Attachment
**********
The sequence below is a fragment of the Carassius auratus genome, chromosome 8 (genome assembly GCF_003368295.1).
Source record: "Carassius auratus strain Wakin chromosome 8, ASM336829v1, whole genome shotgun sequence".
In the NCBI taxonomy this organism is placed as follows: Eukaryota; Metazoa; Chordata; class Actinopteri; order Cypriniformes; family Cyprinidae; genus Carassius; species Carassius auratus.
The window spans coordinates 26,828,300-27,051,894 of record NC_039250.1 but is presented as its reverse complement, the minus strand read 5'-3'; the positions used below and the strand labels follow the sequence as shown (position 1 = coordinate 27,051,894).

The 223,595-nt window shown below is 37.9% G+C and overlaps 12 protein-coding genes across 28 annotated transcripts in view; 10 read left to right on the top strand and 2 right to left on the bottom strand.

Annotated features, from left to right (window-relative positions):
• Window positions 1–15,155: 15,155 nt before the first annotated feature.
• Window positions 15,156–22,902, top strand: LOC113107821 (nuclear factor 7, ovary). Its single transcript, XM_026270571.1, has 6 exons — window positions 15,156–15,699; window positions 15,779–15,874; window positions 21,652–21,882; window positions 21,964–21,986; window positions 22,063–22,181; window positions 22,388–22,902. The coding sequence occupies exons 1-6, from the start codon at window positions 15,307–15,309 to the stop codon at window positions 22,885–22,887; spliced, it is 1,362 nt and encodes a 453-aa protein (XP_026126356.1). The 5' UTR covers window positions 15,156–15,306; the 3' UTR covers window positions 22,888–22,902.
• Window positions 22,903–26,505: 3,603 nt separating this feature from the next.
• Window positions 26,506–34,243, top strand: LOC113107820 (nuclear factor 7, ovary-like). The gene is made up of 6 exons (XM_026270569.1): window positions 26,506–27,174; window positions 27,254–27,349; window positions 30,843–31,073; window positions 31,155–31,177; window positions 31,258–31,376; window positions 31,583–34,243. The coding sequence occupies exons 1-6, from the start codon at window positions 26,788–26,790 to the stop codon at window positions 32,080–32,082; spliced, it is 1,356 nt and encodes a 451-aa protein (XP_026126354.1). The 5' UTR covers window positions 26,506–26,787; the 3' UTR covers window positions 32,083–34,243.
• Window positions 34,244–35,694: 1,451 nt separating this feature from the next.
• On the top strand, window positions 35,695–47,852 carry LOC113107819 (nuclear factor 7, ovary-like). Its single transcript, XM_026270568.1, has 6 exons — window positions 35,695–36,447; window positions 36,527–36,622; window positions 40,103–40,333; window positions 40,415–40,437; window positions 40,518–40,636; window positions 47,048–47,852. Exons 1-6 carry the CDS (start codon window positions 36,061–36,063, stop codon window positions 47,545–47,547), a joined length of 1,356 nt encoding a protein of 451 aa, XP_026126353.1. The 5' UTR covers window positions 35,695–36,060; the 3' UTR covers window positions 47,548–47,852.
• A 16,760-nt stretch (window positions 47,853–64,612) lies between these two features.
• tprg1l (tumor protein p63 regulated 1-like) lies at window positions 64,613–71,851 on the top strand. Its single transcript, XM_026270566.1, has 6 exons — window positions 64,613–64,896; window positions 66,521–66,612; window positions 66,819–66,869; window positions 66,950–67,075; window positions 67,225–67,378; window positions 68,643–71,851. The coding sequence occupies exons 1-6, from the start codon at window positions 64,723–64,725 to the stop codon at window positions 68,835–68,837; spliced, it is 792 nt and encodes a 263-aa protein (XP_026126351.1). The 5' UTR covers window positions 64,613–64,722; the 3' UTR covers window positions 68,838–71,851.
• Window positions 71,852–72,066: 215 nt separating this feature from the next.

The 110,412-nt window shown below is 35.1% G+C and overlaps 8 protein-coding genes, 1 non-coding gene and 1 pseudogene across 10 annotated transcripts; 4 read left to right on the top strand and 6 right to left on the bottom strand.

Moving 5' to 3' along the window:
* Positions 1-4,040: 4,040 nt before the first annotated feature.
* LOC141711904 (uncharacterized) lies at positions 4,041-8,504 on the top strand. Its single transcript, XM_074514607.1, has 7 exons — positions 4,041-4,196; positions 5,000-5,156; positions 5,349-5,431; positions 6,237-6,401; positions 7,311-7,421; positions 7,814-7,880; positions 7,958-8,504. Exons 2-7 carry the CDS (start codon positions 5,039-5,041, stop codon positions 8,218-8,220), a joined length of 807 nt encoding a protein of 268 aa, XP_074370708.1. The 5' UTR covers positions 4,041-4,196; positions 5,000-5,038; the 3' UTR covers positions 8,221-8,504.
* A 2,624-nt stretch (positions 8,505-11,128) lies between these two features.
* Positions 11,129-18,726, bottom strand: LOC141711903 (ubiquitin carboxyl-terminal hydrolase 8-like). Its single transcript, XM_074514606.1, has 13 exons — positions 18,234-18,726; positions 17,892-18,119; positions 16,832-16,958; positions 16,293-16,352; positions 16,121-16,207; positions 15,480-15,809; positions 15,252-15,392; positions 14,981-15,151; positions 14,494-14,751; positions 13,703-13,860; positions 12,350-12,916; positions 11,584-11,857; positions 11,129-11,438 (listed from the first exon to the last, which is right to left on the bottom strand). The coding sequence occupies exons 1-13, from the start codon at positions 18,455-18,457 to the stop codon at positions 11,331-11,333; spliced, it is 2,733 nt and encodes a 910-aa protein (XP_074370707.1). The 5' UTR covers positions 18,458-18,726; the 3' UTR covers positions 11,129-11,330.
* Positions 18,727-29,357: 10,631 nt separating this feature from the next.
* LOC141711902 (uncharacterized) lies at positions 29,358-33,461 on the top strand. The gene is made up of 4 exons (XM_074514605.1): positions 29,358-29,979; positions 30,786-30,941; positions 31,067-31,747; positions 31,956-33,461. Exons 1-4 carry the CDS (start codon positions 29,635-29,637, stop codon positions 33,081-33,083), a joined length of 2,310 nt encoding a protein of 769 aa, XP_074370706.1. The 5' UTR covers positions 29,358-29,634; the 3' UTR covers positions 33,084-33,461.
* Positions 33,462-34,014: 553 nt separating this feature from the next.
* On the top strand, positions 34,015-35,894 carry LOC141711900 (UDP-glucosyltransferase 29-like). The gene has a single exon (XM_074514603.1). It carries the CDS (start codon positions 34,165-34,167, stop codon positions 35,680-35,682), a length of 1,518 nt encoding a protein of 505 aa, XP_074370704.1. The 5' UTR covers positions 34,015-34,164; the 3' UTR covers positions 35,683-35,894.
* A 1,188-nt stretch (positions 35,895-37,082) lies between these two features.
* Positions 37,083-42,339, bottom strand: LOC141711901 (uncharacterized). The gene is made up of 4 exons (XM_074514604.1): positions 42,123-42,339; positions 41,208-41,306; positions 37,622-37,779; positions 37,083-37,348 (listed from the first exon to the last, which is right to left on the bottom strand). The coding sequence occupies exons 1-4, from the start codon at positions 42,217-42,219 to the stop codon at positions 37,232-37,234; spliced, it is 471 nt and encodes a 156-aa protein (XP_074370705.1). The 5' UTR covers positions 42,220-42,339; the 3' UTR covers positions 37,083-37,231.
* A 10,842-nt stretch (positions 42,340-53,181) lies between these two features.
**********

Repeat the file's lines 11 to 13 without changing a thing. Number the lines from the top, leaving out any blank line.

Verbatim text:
• Window positions 34,244–35,694: 1,451 nt separating this feature from the next.
• On the top strand, window positions 35,695–47,852 carry LOC113107819 (nuclear factor 7, ovary-like). Its single transcript, XM_026270568.1, has 6 exons — window positions 35,695–36,447; window positions 36,527–36,622; window positions 40,103–40,333; window positions 40,415–40,437; window positions 40,518–40,636; window positions 47,048–47,852. Exons 1-6 carry the CDS (start codon window positions 36,061–36,063, stop codon window positions 47,545–47,547), a joined length of 1,356 nt encoding a protein of 451 aa, XP_026126353.1. The 5' UTR covers window positions 35,695–36,060; the 3' UTR covers window positions 47,548–47,852.
• A 16,760-nt stretch (window positions 47,853–64,612) lies between these two features.